Dragobete is a Romanian holiday that is celebrated on February 24th, each year. In the traditional Romanian mythology, Dragobete was a young god of the autochthonous pantheon, but whose celebration date varied from one historic region to another. He is the patron saint of love and cheerfulness and is oftentimes associated with Roman mythology’s Cupid and Greek mythology’s Eros. But unlike the aforementioned gods of love, Dragobete did not directly intervene in the affairs of humans. He did not use his powers to make people fall in love, but rather to always remind people to never stop celebrating love.


The legends of Dragobete

A local legend claims that Dragobete was, in fact, the son of Baba Dochia, the daughter of the last Dacian King, Decebalus. Also known as Dragomir, the young man is described as a half-man half-angel, beautiful, and immortal. It is said that he walks the Earth just like other mythological creatures and demigods, but regular people are not able to see them due to the decadence of the society that we live in.

Some ethnographers also link Dragobete to the arrival of spring. In certain areas, Dragobete was believed to be the saint patron of birds, the holiday is linked to fertility and the rebirth of nature. Dragobete is celebrated less than 1 month before the Spring Equinox, and it is said that on this day birds began to build their nests, the trees start blooming, and all of nature comes back to life after the long and heavy winter.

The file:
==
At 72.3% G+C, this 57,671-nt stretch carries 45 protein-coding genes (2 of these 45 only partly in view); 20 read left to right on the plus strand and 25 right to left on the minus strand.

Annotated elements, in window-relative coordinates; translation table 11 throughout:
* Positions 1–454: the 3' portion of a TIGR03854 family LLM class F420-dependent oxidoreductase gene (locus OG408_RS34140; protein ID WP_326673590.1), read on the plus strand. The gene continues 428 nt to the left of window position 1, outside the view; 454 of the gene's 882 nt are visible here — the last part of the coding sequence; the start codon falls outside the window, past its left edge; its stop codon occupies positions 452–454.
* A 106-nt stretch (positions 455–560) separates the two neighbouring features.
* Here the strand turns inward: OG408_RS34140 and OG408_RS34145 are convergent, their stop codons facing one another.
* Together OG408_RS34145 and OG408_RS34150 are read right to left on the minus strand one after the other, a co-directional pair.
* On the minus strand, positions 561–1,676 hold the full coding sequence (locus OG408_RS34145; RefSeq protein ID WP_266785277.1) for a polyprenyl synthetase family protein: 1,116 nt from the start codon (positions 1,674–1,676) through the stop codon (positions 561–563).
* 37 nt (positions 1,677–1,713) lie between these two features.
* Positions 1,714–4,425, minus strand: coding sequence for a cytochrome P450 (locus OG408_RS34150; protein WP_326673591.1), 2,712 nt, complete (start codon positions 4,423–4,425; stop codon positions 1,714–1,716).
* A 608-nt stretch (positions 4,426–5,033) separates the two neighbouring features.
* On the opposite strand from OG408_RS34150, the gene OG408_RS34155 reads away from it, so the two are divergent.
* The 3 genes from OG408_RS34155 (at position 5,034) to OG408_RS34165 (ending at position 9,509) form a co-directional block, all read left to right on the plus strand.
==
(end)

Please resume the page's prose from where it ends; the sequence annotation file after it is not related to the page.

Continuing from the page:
In order to celebrate his birthday, parties were organized, and oftentimes marriages quickly followed behind. The local boys and girls used to wear special clothes and meet in front of the town’s church. From there, their quest began. They would wander into forests and over the plains in search of spring flowers. The boys who found strawberry flowers were the luckiest. It was believed that these have magical powers, so they would make little bouquets and place them in the water used by girls to wash their hair, while reciting a magical poem. At noon, the girls were running back to the village, and if a boy liked any of them, he would have to run after her and catch her. If he was quick enough, and if the girl liked him back, they would have kissed in order to make their love public. This is how the famous saying “Dragobetele sărută fetele” (Dragobete kisses the girls) was born. At night, the boys and girls would head over to the hills surrounding the village in order to make bonfires, and they would sit around them and chat until morning.


Source of the text: https://rolandia.eu/dragobete-celebrating-love-romanian-style/